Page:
- Bill limits automated license plate readers
- Private uni’s subject to FOIA says House
- Guest Commentary: Earth Day or April Fools Day?
- State Roundup: Concerns raised about proposed change in DUI pot standard
- Bill would decrease pot penalties; small amounts would draw only ticket, fine
- Senate votes to restore human service cuts; bill moves to House for consideration
- Bill to restrict red light cameras passes House
- State Roundup: Budget fix in current FY not yet done
- State Roundup: GOMB Director won’t support borrowing
- Economists: pros, cons to raising the state fuel tax
On Real Estate: Turning to the real estate auction to move property
By Jim Hagerty
Real estate auctions can allow homeowners better odds at selling property, especially in a soft market where traditional sales are slow. Commonly associated with estate liquidation and foreclosure, real estate auctions can attract more qualified buyers and and come with almost effortless closings.
Because homes placed up for auction are almost always sold “as-is,” sellers do not worry about contingencies such as deferred maintenance and seller contributions. Bidders are also commonly required to prove they have cash before placing bids. This allows auction transactions to proceed without financing hangups common in traditional real estate sales.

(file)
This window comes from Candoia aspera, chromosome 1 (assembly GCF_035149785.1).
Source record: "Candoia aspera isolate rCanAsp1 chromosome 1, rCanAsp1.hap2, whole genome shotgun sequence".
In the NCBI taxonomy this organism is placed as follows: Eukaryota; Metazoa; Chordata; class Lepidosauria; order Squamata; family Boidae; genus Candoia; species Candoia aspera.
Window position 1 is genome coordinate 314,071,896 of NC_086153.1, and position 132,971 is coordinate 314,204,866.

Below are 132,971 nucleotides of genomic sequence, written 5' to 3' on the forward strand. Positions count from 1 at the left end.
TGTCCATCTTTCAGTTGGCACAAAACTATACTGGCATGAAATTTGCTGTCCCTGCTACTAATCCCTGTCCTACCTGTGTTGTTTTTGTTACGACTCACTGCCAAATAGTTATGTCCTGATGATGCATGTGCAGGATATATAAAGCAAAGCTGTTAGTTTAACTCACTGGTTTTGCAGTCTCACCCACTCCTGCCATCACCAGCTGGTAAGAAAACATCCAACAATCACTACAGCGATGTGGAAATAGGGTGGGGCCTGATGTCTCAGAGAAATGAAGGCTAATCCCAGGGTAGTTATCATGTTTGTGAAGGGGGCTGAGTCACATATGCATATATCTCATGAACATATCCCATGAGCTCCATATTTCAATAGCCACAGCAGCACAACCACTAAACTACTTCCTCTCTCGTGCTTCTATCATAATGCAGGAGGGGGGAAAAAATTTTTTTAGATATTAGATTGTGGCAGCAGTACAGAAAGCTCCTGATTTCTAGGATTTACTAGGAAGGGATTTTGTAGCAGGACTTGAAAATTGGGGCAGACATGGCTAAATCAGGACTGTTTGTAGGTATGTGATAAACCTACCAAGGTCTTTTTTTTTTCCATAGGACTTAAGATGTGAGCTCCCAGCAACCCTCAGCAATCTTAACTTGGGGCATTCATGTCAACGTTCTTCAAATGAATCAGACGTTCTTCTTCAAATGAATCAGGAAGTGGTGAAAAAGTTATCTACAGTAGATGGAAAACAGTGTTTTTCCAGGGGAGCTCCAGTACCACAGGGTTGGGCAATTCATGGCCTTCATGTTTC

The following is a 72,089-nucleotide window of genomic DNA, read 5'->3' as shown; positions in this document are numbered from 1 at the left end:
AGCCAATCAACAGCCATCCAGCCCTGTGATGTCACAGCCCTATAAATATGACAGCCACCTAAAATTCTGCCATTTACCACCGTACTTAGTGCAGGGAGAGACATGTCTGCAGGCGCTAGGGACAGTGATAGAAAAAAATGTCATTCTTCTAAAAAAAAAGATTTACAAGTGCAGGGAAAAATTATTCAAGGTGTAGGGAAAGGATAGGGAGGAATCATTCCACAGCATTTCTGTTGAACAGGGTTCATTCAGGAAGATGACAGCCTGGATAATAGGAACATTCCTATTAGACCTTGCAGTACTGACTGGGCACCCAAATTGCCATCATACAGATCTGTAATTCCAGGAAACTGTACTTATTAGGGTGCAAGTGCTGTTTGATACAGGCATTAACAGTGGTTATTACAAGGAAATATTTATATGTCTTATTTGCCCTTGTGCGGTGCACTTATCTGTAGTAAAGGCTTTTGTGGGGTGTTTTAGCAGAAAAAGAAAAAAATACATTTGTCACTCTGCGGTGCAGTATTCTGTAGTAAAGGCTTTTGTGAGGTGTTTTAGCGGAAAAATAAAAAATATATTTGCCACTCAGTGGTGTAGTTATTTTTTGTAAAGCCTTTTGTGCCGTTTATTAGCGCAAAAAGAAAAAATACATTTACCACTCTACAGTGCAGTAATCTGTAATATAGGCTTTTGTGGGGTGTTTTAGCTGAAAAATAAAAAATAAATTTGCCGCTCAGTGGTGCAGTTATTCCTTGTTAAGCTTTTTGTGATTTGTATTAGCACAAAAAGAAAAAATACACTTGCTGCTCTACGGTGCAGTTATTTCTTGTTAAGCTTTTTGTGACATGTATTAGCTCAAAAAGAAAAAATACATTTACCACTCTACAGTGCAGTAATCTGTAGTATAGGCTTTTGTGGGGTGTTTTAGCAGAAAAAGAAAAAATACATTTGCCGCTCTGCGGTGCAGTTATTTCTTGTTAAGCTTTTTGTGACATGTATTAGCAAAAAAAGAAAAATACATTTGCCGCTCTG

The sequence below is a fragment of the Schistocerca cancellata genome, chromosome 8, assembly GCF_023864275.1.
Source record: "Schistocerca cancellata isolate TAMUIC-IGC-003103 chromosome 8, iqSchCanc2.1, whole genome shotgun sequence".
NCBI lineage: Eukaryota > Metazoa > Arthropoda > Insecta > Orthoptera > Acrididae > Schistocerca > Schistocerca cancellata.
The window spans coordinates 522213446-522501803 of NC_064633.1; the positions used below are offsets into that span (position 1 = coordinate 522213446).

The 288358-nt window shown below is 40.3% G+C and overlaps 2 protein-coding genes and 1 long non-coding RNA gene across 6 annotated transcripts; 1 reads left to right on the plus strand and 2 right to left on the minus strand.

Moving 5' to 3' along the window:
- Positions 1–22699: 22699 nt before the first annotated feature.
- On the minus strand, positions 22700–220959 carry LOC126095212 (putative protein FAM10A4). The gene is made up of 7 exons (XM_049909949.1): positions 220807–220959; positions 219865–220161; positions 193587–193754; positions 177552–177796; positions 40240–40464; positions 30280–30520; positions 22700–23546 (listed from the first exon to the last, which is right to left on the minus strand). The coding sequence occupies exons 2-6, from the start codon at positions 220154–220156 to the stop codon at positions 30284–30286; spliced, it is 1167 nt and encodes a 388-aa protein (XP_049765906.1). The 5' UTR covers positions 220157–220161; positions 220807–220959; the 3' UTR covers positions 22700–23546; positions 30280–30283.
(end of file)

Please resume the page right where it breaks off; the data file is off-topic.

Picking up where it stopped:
Mass marketing and bidder competition
Unlike traditional real estate sales, auctions, if marketed properly by a strong professional, can attract droves of potential buyers. Multiple bids in a short period of time often drive prices up much higher than offers associated with traditional sales, which can take weeks or longer to be reviewed by sellers. Sellers choosing an auction are often able to get top dollar for their property in spite of soft spots in their market.
When a home involving traditional sales and marketing techniques is sold, buyers and sellers are often required to work closely with appraisers, bank underwriters and real estate agents to satisfy lender and other requirements. While many issues are easily solved before closing, others cause closing dates to be rescheduled, and some sales fall apart. When a home sells at auction, buyers and sellers almost always know when to arrive at closing. Closings are also usually efficient, involving only an exchange of funds and the filing of a deed and title policy. Properties sold at auctions usually close no longer than 30 days after bidding ends.
From the Sept. 29-Oct. 5, 2010 issue